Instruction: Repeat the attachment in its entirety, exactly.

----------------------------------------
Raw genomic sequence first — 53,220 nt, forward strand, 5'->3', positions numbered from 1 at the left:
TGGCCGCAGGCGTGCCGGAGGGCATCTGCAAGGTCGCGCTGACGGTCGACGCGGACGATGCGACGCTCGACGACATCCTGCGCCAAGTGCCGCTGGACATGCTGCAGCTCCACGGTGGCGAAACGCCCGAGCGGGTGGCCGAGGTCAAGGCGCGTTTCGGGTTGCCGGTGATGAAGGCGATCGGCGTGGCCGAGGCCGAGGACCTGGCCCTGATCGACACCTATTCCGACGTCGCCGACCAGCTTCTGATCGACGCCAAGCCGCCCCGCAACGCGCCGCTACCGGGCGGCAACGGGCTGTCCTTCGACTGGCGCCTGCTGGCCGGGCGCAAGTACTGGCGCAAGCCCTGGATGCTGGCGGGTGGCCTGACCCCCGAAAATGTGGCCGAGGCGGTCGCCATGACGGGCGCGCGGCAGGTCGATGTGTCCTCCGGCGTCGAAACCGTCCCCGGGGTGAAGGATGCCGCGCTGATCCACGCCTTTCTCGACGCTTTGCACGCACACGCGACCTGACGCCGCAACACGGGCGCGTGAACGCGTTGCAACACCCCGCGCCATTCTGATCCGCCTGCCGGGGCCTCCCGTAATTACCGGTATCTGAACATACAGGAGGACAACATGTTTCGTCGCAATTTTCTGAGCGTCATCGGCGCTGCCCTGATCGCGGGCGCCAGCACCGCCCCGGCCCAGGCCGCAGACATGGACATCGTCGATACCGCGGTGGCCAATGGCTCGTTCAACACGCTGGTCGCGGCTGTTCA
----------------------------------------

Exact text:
Raw genomic sequence first — 53,220 nt, forward strand, 5'->3', positions numbered from 1 at the left:
TGGCCGCAGGCGTGCCGGAGGGCATCTGCAAGGTCGCGCTGACGGTCGACGCGGACGATGCGACGCTCGACGACATCCTGCGCCAAGTGCCGCTGGACATGCTGCAGCTCCACGGTGGCGAAACGCCCGAGCGGGTGGCCGAGGTCAAGGCGCGTTTCGGGTTGCCGGTGATGAAGGCGATCGGCGTGGCCGAGGCCGAGGACCTGGCCCTGATCGACACCTATTCCGACGTCGCCGACCAGCTTCTGATCGACGCCAAGCCGCCCCGCAACGCGCCGCTACCGGGCGGCAACGGGCTGTCCTTCGACTGGCGCCTGCTGGCCGGGCGCAAGTACTGGCGCAAGCCCTGGATGCTGGCGGGTGGCCTGACCCCCGAAAATGTGGCCGAGGCGGTCGCCATGACGGGCGCGCGGCAGGTCGATGTGTCCTCCGGCGTCGAAACCGTCCCCGGGGTGAAGGATGCCGCGCTGATCCACGCCTTTCTCGACGCTTTGCACGCACACGCGACCTGACGCCGCAACACGGGCGCGTGAACGCGTTGCAACACCCCGCGCCATTCTGATCCGCCTGCCGGGGCCTCCCGTAATTACCGGTATCTGAACATACAGGAGGACAACATGTTTCGTCGCAATTTTCTGAGCGTCATCGGCGCTGCCCTGATCGCGGGCGCCAGCACCGCCCCGGCCCAGGCCGCAGACATGGACATCGTCGATACCGCGGTGGCCAATGGCTCGTTCAACACGCTGGTCGCGGCTGTTCA